If you are experiencing knee pain, swelling, or a feeling of instability in your knee, you may need to undergo a knee arthroscopy. Knee arthroscopy is a minimally invasive procedure that allows doctors to diagnose and treat knee problems.
In this article, we’ll break down what the procedure is, why it’s done, and what to expect during and after the surgery.
What Is Knee Arthroscopy?
Knee arthroscopy is a type of surgery that uses a small camera, called an arthroscope, which is inserted into the knee joint through small incisions.
The arthroscope transmits images of the inside of the knee to a monitor, allowing the surgeon to see the structures inside the joint, such as cartilage, ligaments, and tendons.
The surgeon can then diagnose and treat any abnormalities they find inside the knee.
Benefits and Risks of Knee Arthroscopy
Like any surgical procedure, knee arthroscopy carries benefits and risks. Here are some of the most significant ones:
- Minimally invasive: Knee arthroscopy is a minimally invasive procedure that requires only small incisions, reducing the risk of complications and speeding up recovery time.
- Shorter hospital stay: Most people can go home the same day as the procedure, which means they spend less time in the hospital.
- Quicker recovery: The recovery time for knee arthroscopy is generally quicker than for traditional open surgery.
- Less pain: Compared to traditional open surgery, knee arthroscopy usually causes less pain and discomfort.
- Improved accuracy: The arthroscope allows the surgeon to see inside the joint with high accuracy, improving the chances of a successful outcome.
- Infection: As with any surgery, there is a risk of infection. Your doctor may prescribe antibiotics to reduce the risk.
- Blood clots: There is a risk of blood clots forming in the leg veins after the surgery. You can prevent this by wearing compression stockings and moving around.
- Nerve or blood vessel damage: There is a small risk of damage to nerves or blood vessels during the procedure, which can cause numbness or weakness in the leg.
- Anesthesia complications: General anesthesia carries its own risks, such as an allergic reaction or breathing difficulties.
- Failure to improve symptoms: While knee arthroscopy can be highly effective in treating certain knee problems, it is not always successful.
When Arthroscopic Knee Surgery May Be Recommended
Your doctor may recommend arthroscopic knee surgery if you have any of the following conditions:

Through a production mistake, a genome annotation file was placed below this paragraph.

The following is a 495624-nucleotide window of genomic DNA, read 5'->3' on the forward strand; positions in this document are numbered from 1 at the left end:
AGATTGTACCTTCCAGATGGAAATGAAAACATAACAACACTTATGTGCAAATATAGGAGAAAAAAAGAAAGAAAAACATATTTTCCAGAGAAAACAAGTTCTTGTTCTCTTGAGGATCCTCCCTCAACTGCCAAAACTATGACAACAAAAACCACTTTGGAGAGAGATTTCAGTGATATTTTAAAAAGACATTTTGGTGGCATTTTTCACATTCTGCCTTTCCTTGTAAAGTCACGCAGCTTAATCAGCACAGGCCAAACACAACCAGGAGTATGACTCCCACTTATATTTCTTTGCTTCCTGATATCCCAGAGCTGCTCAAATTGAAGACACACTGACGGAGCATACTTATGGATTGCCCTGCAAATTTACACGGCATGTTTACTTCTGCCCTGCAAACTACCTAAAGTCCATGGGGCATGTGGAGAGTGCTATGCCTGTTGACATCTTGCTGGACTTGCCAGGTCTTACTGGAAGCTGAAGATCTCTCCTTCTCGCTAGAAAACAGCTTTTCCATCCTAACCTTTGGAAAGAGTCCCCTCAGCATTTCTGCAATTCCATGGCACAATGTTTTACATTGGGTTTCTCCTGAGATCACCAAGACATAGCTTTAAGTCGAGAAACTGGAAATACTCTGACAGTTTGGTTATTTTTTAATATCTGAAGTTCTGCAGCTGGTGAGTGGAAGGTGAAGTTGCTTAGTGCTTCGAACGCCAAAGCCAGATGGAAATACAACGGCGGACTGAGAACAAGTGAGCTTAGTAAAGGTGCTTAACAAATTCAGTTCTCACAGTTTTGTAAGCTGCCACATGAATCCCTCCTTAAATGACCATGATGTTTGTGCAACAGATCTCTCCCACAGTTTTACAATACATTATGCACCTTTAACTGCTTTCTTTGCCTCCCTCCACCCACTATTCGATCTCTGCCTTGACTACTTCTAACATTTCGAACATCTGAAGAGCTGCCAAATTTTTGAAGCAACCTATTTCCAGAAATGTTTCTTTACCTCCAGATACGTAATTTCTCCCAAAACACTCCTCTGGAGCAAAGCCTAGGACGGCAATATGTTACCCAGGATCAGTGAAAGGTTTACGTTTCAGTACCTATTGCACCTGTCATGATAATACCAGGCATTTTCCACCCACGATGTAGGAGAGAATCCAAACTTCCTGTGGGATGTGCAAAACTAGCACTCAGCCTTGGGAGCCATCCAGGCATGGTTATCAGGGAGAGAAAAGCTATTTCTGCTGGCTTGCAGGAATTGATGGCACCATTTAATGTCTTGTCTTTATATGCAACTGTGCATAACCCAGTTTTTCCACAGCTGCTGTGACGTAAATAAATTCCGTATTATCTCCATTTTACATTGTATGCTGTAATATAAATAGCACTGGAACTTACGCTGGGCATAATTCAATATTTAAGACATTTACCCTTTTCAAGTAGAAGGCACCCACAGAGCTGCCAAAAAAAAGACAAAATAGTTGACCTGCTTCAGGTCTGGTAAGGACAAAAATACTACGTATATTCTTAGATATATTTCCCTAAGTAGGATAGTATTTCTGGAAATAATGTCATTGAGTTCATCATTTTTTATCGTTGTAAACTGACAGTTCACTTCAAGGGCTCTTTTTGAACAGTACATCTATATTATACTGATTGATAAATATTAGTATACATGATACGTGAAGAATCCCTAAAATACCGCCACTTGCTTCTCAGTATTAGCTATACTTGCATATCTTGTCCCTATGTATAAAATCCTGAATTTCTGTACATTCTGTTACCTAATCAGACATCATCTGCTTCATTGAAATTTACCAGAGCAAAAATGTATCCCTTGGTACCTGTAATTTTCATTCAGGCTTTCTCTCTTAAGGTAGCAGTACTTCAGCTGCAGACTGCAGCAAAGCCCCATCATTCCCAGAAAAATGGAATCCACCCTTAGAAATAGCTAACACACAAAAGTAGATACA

A meniscus tear occurs when the cartilage in the knee joint is torn. This can cause pain, swelling, and stiffness in the knee.
In some cases, the meniscus can be repaired through arthroscopic surgery. However, in severe cases, the damaged portion of the meniscus may need to be removed.
Loose Bone Fragments
Loose bone fragments can cause pain and inflammation in the knee joint. These fragments can be removed through arthroscopic surgery.
Cartilage is the smooth tissue that covers the ends of bones in a joint. If it becomes damaged, it can cause pain, swelling, and difficulty moving the joint.
During arthroscopic knee surgery, the damaged cartilage can be smoothed out or removed.
ACL or PCL Tear
The ACL (anterior cruciate ligament) and PCL (posterior cruciate ligament) are two important ligaments in the knee joint. If they become torn, it can cause knee instability and difficulty walking.
Arthroscopic surgery can be used to repair or reconstruct these ligaments.
Patellar Tracking Disorder
The patella (kneecap) can sometimes become misaligned and rub against the femur, causing pain and inflammation.
Arthroscopic surgery can be used to realign the patella and improve its tracking.
What Happens During Knee Arthroscopy?
Knee arthroscopy is usually performed under general anesthesia. The surgeon will make small incisions around the knee and insert the arthroscope and surgical instruments.
They will then examine the knee joint and perform any necessary repairs. If there is a damaged meniscus, the surgeon can repair or remove it using special instruments.
If there is damaged cartilage, they can smooth it out or remove it. Loose bone fragments can also be removed during the procedure.
What to Expect After Knee Arthroscopy
Most people can go home the same day as the procedure, but you will need someone to drive you home.
You may experience pain, swelling, and stiffness in your knee, but your doctor will provide medication to help manage the pain. You will also need to keep your leg elevated and apply ice to reduce swelling.
Crutches may be needed for a few days or weeks after the procedure, depending on the extent of the surgery.
Your doctor will give you specific instructions on when you can return to work, exercise, and other activities.
The Best Knee Doctor in Boyton Beach, FL
If you are experiencing knee pain or swelling that does not respond to nonsurgical treatments, knee arthroscopy may be an option for you. The procedure is minimally invasive and allows doctors to diagnose and treat knee problems with high accuracy.
Are you in search of the best knee doctor in Boyton Beach, FL? You can trust the orthopedic surgeons at Personalized Orthopedics of the Palm Beaches. Our entire healthcare team focuses on giving patients like you the best care possible. You may call our friendly staff today at (561) 733-5888, Ext. 9, so we can help you. You can also use our online request form to book a visit with the best orthopedic surgeon near you.
We look forward to serving you!